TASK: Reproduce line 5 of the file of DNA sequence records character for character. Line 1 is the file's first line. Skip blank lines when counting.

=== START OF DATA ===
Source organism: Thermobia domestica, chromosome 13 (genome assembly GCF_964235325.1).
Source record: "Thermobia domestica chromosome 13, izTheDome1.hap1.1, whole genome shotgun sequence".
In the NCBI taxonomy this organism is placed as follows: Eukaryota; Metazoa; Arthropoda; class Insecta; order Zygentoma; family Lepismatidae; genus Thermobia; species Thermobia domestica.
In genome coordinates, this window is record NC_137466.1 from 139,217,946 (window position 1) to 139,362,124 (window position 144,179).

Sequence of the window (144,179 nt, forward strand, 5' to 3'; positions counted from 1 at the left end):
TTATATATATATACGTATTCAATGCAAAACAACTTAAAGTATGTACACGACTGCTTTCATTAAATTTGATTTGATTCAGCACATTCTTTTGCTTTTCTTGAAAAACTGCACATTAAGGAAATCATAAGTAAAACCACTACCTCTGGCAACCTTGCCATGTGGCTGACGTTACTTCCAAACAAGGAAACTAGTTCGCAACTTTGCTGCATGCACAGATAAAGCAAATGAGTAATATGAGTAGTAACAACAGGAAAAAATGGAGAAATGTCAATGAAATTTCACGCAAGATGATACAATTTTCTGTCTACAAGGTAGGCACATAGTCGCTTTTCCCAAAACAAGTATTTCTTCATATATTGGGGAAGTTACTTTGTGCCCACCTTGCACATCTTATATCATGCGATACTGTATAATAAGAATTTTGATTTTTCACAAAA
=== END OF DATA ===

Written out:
Sequence of the window (144,179 nt, forward strand, 5' to 3'; positions counted from 1 at the left end):